Bamboo Shoots | Back to the Future

prof_bamboo2_sm.gif"Our music is basically either an outdated vision of the future or a slightly off futuristic vision of the past."


"’Indie’ is probably the most overused word second only to ‘love.’" So says Avir Mitra, frontman for the deliciously addictive Brooklyn band Bamboo Shoots. Were I forced to describe them, I probably would have used that word, and a host of others: retro, dance, Prince, pop, wave, upbeat, textured. For what it’s worth, though, Mitra’s not much better than me at defining his band’s sound.

"My descriptions are always so unrealistic and unhelpful," he says." I always run into this problem. Our music is basically either an outdated vision of the future or a slightly off futuristic vision of the past. We did an in-store thing in Nebraska, and I said something like that and this girl just looked at me sideways: ‘So you mean like MGMT?’ And I had to pause and just be like, ‘Yes, sure, just take a listen.’"

Bamboo Shoots’ rags-to-riches story goes like this. A friend nominated them for the MTVu’s Best Unsigned Band contest. The guys knew about it but didn’t give it much thought; I mean, who really wins those things, right? "It was only when we were getting frantic calls from MTV for our IDs that we realized we had been voted way ahead," Mitra says. "Then we started seeing oddly dressed label people lurking around at shows. When they were at our show in a basement in Bushwick, we could tell something was up. Label people usually want to stay in Manhattan; if they are feeling especially edgy they may go to Williamsburg, but Bushwick? That’s like Indonesia to them."

A quick reroute-Mitra put his med school plans on indefinite hold-and the band found themselves caught in a whirlwind of industry interest, soon finding themselves at home with Epic Records. "Honestly, we didn’t do much label shopping; this sort of landed in our lap and the timing was right.

"We sort of have super underdog status at the label; we are the little band that could," says Mitra. The reality, of course, is that "every label, indie or major, has their priorities that they sink crazy money into, and the rest have to get what they can. And so as a fresh, unknown band, you just try to do your thing given the reality of their situation. Our attitude has always been take help (and money) when it’s offered but otherwise steer your own ship. So that’s what we continue to do."

Aside from the MTVu victory and major-label signing, Bamboo Shoots is unique in another way: All of its members are of Indian descent. You can’t throw a rock at the band’s press coverage without hitting this fun fact; does it get to the band? "I’d be sick of it if I obsessed over the press we get," admits Mitra. "I’m more concerned with the indie tag than the Indian tag. We are all Indian-American, and that is different, and none of us are trying to hide that. We’re proud of who we are, and proud to be representing an under-represented culture. But in most ways we are just a regular band, you know? We played in garages and had the cops called on us, too. I don’t care much how we get tagged because I think the music speaks for itself."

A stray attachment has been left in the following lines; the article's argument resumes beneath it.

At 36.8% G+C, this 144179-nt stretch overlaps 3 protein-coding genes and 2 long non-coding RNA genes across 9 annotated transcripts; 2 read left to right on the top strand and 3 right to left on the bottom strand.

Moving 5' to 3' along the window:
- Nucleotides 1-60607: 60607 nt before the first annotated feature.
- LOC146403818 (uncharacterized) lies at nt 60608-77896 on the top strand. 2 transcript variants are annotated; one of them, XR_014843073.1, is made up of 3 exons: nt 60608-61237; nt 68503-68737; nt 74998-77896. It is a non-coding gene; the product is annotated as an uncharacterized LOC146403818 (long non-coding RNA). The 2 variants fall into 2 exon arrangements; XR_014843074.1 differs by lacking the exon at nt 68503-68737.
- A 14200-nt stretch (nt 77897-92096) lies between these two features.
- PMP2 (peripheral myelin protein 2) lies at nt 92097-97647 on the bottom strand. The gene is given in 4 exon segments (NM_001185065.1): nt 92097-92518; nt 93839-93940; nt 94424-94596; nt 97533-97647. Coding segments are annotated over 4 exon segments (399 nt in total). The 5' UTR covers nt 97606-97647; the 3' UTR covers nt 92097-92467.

Bamboo Shoots’ Epic Records debut, Armour, came out September 29. "We’ve been on the road pretty much nonstop since October 31," says Mitra. "We did the U.K. with 3OH!3, then came right home and started our U.S. tour. We got back in time to do some Christmas shopping and then we’re leaving again January 10 through late February. As far as we’re concerned, the van is our home now."

With all that time on the road, surely one show sticks out above the rest? "This is a debate we have among the band," Mitra says." Brighton in the U.K. with 3OH!3 was pretty incredible, in my opinion. The show was sold out and the energy was insane. There was no barrier between the stage and the audience, so people were hitting my pedals, which was making my guitar sound crazy, and a young man was reaching up and caressing my butt for a bunch of songs.

"On the other hand, there was our show in San Antonio, Texas, at a place called Jiggers where there were only a handful of people there. But everyone was so into it and so supportive and friendly that we made friends with each person there. I think every single person in the room bought merch; one guy bought four shirts."

Armour is 11 juicy, dance-inciting tracks just this side of guilty pleasure. It’s a fun and refreshing listen, but it doesn’t stop there; lyrically, it explores themes and stages of love in thoughtful and relatable ways. As primary songwriter, what does Mitra hope to communicate through his music? "I sort of see it in reverse," he said. "I let the songs communicate through me. It’s like the songs have wants that I have to satisfy. But what do I want to convey? Honesty. I want people to know our shit is for real." | Laura Hamlett



Catch Bamboo Shoots live at Cicero’s in St. Louis January 14. Doors 8/show 8:30, $5/8 under 21. With Cold Bear Scout, Humdrum and Lengrand.



01.13 | Hot Topic, Harlem Irving Plaza, Chicago
01.14 | Cicero’s, St. Louis
01.21 | Harper’s Ferry, Allston, Mass.
01.22 | The Sad Café, Plaistow, N.H.
01.23 | Knapp’s Underground, Bennington, Vt.
01.24 | Arlene’s Grocery, New York
01.25 | Angels and Kings, New York
02.01 | Mixtape Café, Grand Rapids, Mich.
02.02 | The Factory, Rochester, Mich.
02.04 | The Warehouse, LaCrosse, Wisc.
02.05-6 | Iowa Memorial Union, Iowa City
02.11 | The Space, Hamden, Conn.
02.12 |Amity Teen Center, Woodbridge, Conn.


About Laura Hamlett 467 Articles
Laura Hamlett is the Managing Editor of PLAYBACK:stl. In a past life, she was also a music publicist and band manager. Besides music, books, and other forms of popular culture, she's a fan of the psychology behind true crime and violent criminals. Ask her about mass murder...if you dare.

Be the first to comment

Leave a Reply